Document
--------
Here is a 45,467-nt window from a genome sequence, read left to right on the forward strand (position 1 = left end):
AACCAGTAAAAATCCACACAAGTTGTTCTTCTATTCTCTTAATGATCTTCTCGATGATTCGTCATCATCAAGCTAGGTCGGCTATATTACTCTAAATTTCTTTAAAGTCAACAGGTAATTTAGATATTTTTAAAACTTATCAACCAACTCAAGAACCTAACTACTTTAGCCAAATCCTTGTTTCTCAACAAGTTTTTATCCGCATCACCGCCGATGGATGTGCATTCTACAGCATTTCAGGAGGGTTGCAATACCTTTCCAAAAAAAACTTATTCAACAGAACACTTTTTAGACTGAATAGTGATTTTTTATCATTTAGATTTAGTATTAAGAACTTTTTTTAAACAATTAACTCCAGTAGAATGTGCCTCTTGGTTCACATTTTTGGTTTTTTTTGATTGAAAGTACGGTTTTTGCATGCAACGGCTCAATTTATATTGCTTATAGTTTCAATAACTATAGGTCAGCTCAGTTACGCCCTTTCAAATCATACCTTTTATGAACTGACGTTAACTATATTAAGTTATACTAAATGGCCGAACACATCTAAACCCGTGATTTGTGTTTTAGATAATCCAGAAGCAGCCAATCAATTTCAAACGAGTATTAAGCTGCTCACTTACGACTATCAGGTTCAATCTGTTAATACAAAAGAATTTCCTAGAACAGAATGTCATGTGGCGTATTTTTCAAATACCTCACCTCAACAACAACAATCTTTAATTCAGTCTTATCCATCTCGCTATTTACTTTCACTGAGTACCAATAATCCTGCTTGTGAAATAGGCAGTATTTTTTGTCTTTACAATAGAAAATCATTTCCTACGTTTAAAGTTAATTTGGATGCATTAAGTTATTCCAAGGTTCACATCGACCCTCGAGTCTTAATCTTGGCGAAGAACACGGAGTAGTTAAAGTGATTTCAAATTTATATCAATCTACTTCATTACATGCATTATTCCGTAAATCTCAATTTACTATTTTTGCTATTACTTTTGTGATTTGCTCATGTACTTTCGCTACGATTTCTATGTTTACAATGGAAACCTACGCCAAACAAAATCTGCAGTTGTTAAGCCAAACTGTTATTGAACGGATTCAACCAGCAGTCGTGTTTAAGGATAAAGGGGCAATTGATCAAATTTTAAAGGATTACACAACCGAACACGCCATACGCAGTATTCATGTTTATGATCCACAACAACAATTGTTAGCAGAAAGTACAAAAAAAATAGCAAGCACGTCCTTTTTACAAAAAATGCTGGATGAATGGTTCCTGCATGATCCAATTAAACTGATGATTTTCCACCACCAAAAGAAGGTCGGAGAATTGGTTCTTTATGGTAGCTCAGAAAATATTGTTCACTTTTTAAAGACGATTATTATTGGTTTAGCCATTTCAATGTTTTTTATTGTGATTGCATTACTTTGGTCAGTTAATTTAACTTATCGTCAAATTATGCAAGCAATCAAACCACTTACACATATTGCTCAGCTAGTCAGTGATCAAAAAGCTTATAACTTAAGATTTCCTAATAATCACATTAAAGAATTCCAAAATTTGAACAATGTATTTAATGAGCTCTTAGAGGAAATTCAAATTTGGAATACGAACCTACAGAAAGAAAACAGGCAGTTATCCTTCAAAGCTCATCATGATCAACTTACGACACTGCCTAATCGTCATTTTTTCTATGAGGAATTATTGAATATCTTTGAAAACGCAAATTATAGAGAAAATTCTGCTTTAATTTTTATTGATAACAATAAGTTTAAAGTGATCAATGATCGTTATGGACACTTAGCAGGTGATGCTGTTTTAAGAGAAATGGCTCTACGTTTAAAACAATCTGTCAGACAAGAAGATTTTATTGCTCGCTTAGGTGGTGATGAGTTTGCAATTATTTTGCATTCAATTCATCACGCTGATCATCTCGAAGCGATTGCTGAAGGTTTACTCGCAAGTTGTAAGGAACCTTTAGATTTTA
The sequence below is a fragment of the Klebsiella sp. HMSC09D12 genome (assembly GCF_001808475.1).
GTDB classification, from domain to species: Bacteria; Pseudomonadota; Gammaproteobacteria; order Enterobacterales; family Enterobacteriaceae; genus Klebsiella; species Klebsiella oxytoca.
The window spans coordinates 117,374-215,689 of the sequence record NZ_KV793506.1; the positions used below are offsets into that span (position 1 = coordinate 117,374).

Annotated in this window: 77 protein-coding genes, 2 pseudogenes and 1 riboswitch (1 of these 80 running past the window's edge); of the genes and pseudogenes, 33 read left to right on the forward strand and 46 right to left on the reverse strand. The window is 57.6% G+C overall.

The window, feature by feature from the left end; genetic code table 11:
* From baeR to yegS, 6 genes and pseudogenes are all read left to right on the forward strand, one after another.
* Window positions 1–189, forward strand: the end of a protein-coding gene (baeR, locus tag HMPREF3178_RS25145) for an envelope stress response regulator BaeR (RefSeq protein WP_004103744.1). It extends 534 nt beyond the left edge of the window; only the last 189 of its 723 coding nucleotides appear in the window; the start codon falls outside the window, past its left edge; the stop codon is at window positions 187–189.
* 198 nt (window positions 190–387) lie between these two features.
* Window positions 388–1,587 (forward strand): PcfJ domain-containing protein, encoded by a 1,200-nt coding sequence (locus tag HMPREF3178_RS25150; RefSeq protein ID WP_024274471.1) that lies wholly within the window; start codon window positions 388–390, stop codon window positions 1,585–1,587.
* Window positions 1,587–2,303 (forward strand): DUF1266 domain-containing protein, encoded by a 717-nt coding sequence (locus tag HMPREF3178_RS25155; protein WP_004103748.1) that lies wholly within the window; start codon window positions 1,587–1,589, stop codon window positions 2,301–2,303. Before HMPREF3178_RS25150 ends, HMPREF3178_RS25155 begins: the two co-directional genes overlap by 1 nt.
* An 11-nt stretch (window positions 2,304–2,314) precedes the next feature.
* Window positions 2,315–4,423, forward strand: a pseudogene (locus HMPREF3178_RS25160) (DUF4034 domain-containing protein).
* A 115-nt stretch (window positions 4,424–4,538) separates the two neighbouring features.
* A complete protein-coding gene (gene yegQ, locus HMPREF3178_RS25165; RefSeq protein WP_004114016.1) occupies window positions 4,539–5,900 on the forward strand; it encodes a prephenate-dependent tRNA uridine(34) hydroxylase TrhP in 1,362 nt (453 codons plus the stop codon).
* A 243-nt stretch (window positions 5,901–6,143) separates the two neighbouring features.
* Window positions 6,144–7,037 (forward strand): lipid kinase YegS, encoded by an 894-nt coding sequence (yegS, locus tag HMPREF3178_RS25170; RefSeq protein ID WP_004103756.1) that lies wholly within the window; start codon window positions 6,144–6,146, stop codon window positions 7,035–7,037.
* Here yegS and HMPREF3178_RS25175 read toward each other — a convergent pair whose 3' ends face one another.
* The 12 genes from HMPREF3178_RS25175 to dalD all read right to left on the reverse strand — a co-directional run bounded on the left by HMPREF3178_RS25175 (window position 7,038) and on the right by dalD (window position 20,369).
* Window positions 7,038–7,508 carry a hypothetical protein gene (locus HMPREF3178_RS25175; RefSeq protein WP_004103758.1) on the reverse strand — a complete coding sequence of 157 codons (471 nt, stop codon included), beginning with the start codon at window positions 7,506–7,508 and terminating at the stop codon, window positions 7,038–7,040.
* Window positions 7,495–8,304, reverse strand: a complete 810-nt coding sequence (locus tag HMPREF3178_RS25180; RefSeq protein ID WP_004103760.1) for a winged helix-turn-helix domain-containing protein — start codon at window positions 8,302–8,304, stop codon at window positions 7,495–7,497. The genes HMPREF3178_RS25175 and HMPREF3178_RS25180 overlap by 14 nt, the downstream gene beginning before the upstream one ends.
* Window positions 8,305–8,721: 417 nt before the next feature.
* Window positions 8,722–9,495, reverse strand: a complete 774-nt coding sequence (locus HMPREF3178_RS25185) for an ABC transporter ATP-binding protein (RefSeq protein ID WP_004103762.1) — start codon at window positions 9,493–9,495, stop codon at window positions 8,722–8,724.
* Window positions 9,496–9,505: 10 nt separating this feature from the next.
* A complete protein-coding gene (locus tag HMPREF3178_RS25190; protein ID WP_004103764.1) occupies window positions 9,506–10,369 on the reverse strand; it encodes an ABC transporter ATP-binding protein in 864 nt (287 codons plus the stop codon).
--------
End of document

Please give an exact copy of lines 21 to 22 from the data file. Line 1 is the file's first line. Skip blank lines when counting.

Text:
* Window positions 7,038–7,508 carry a hypothetical protein gene (locus HMPREF3178_RS25175; RefSeq protein WP_004103758.1) on the reverse strand — a complete coding sequence of 157 codons (471 nt, stop codon included), beginning with the start codon at window positions 7,506–7,508 and terminating at the stop codon, window positions 7,038–7,040.
* Window positions 7,495–8,304, reverse strand: a complete 810-nt coding sequence (locus tag HMPREF3178_RS25180; RefSeq protein ID WP_004103760.1) for a winged helix-turn-helix domain-containing protein — start codon at window positions 8,302–8,304, stop codon at window positions 7,495–7,497. The genes HMPREF3178_RS25175 and HMPREF3178_RS25180 overlap by 14 nt, the downstream gene beginning before the upstream one ends.